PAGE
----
17

Consider this code, which defines a simple struct Test (with a default constructor and copy constructor) and returns a std::pair <Test, Test> from a function.

#include <iostream>
#include <utility>

using namespace std;

struct Test {
    Test() {}
    Test(const Test &other) {cout << "Test copy constructor called\n";}
};

auto func() {
    return make_pair(Test(), Test());
}

int main()
{
    auto [a, b] = func(); // Expectation: copies for a and b are both elided

    return 0;
}

Surprisingly, the output is

Test copy constructor called
Test copy constructor called

Whereas modifying func to

auto func() {
    return Test();
}

int main()
{
    Test a(func());

    return 0;
}

Results in the copy constructor not being called. My g++ version is 11.2.0, so I thought that copy elision was guaranteed in this case, but I could be wrong. Could someone confirm if I am misunderstanding RVO?

0

3 Answers 3

20

std::make_pair is a function that takes the arguments by reference. Therefore temporaries are created from the two Test() arguments and std::make_pair constructs a std::pair from these, which requires copy-constructing the pair elements from the arguments. (Move-constructing is impossible since your manual definition of the copy constructor inhibits the implicit move constructor.)

This has nothing to do with structured bindings or RVO or anything else besides std::make_pair.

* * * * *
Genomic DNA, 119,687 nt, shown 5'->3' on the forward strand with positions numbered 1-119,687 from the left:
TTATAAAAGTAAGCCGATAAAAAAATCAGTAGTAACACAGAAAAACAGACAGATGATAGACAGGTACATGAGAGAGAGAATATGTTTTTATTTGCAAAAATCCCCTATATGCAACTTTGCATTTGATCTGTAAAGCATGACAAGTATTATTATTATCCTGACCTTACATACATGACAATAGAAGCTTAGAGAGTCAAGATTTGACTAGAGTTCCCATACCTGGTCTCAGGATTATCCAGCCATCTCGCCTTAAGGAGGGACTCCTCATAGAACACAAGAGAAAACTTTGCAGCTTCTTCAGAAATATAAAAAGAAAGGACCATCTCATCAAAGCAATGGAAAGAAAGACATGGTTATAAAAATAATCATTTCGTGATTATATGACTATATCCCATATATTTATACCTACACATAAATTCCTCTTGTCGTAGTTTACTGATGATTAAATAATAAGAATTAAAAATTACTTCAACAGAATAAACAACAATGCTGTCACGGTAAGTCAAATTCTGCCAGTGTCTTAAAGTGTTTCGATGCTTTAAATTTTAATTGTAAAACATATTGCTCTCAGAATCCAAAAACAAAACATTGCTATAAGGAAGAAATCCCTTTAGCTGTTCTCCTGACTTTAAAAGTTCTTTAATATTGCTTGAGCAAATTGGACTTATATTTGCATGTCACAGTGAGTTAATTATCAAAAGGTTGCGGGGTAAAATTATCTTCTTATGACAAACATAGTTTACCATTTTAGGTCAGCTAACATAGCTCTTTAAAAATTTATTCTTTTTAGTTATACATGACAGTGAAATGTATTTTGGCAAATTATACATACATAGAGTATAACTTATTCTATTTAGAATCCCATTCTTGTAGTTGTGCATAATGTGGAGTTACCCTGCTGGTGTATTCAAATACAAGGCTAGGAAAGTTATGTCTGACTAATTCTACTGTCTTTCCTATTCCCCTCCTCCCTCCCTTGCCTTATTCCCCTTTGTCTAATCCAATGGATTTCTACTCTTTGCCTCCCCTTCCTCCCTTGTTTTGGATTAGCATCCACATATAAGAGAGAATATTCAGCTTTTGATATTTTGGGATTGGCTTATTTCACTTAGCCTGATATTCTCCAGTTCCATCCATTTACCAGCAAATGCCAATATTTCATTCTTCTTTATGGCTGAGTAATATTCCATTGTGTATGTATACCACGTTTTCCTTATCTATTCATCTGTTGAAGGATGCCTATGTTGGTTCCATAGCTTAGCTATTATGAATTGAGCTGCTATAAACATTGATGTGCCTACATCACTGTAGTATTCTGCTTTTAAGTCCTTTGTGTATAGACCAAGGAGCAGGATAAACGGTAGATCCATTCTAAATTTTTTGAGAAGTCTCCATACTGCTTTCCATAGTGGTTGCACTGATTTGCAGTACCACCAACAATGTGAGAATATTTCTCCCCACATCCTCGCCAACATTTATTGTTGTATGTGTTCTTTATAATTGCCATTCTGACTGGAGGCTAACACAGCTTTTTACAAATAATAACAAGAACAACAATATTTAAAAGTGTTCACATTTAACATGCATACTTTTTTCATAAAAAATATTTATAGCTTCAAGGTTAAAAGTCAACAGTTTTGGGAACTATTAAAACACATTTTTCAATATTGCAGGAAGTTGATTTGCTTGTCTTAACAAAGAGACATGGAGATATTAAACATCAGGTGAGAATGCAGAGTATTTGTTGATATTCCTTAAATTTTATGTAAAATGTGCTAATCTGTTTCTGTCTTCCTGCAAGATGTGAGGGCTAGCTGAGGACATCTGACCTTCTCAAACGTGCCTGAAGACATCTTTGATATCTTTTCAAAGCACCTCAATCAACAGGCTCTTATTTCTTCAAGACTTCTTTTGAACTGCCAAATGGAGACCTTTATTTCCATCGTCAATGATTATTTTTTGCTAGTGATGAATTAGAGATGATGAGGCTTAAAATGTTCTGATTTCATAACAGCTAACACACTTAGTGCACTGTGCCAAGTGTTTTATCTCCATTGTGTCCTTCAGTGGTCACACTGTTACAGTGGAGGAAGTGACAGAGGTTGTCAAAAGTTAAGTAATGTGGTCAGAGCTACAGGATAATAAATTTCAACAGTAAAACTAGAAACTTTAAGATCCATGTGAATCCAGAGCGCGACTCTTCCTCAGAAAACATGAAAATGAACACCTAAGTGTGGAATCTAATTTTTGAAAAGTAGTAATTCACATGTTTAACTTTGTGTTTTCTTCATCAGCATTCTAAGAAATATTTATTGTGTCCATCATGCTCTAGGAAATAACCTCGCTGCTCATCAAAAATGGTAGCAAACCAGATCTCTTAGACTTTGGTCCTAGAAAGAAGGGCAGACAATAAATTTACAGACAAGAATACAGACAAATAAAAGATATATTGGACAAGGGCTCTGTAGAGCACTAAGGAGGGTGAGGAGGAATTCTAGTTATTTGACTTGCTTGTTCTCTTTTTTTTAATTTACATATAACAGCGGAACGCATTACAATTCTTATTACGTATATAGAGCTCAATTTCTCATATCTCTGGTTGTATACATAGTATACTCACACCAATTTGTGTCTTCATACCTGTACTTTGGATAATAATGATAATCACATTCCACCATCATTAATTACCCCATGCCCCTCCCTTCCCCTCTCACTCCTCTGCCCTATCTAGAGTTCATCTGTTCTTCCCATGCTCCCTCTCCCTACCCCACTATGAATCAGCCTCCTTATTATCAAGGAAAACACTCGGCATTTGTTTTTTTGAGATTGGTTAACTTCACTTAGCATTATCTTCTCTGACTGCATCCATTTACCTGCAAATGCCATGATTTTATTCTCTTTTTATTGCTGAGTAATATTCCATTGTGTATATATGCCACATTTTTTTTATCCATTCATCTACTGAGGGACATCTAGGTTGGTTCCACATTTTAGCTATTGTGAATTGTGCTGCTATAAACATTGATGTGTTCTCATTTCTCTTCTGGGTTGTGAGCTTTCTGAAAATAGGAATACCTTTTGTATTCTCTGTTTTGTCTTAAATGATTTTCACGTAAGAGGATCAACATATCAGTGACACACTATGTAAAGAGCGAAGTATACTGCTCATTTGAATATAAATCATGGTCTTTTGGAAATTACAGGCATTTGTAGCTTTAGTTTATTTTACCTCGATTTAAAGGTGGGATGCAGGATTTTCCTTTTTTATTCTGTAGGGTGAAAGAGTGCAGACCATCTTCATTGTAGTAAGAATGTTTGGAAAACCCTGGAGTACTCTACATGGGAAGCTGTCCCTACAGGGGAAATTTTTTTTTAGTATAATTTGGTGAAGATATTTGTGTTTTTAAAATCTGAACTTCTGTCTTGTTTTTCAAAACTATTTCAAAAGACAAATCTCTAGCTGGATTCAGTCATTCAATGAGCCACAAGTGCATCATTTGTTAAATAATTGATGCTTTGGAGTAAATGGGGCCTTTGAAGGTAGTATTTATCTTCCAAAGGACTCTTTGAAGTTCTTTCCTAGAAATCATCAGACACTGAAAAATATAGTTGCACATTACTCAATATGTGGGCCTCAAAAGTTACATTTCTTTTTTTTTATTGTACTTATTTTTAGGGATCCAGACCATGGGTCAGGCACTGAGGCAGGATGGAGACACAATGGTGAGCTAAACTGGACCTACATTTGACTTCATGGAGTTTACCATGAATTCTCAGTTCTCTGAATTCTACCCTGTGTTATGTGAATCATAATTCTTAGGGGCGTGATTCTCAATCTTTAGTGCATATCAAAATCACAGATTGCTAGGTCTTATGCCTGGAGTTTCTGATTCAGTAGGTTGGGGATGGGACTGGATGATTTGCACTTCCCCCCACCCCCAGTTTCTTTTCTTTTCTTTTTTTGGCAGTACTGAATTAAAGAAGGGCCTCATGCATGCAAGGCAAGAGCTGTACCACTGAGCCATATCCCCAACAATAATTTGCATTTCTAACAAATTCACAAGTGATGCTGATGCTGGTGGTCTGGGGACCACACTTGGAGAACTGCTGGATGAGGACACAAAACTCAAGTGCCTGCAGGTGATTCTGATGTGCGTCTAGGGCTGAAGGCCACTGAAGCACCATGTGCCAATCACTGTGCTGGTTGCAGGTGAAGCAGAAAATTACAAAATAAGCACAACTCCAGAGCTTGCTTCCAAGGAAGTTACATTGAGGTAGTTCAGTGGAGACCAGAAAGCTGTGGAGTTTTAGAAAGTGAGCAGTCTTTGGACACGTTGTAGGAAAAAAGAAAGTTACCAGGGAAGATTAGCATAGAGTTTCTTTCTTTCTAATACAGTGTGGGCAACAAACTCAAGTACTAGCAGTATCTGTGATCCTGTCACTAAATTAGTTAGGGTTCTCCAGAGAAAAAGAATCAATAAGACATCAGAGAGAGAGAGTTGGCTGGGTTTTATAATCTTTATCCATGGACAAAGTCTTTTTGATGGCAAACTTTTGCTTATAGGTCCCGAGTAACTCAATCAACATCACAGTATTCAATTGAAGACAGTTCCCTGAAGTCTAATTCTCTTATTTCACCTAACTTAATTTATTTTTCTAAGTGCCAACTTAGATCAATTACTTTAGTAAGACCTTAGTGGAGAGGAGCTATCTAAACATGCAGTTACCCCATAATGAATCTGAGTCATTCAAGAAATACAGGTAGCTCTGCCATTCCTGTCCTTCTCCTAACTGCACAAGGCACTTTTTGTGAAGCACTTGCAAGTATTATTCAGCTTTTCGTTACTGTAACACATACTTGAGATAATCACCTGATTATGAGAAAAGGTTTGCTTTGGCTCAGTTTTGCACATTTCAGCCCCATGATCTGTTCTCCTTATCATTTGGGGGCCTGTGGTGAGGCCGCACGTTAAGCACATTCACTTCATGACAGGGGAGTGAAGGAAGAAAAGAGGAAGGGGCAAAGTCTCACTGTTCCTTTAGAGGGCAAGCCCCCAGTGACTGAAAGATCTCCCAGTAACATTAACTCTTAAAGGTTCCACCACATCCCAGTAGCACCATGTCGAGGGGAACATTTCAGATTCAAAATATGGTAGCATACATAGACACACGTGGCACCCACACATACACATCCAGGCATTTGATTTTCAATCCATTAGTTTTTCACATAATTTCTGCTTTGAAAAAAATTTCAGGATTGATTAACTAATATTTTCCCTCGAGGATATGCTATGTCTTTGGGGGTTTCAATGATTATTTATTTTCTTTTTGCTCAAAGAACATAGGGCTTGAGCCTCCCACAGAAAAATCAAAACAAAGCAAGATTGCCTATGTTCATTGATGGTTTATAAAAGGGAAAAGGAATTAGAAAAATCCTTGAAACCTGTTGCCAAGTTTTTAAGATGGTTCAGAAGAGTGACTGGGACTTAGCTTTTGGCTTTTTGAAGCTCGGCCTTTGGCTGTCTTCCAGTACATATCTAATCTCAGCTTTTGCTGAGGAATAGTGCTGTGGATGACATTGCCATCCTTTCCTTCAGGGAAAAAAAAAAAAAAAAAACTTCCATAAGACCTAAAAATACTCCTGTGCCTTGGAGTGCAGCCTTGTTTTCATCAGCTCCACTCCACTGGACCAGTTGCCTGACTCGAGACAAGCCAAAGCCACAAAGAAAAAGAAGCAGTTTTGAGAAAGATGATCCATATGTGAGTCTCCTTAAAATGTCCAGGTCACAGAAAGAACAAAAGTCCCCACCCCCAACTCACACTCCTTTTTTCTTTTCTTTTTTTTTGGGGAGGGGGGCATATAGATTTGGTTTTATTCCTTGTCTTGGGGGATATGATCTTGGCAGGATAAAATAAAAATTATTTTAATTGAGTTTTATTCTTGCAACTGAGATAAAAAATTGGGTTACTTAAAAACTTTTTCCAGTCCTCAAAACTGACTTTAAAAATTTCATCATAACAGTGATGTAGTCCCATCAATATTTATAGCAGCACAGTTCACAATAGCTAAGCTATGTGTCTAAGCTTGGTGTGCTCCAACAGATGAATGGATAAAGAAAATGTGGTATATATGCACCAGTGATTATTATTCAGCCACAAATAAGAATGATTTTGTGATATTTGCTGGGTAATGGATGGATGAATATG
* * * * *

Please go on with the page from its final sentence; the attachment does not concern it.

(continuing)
Because std::pair is not an aggregate class, you cannot solve this by simply constructing the std::pair directly from the two arguments either. In order to have a std::pair construct the elements in-place from an argument list you need to use its std::piecewise_construct overload:

auto func() {
    return std::pair<Test, Test>(std::piecewise_construct, std::forward_as_tuple(), std::forward_as_tuple());
}
8

make_pair is not a type; it's a function. And functions take arguments. Those arguments have to be objects or references to objects. So the prvalues you pass as arguments will manifest temporaries, which are then used to initialize the prvalue returned from make_pair.

And since your type is copy-only, it will do so via the copy constructor of your type.

5

This is not about RVO. When you call

return make_pair(Test(), Test());

the return value is a pair, the pair is return value optimized so there is no copy of the pair being made.

The problem is that you call the function make_pair with 2 objects of type Test. To make the pair the 2 arguments must be copied into the resulting pair. So what you are lacking is AVO, argument value optimization, something C++ doesn't have.

You can avoid this by constructing a pair piecewise:

auto func() {
    return pair<Test, Test>{std::piecewise_construct, tuple(), tuple()};
}

In this syntax you pass the arguments for the constructors instead of already constructed objects. That way the pair can construct the two Test objects into the RVO optimized location without copying.

Drawback is that now you have to worry about copying the constructor arguments.

Generally don't call any of the STL emplace_* or make_* helpers with already created objects if you don't want them to copy or move. They are best used when you can call them with the arguments for the constructors so they construct the objects in-place.

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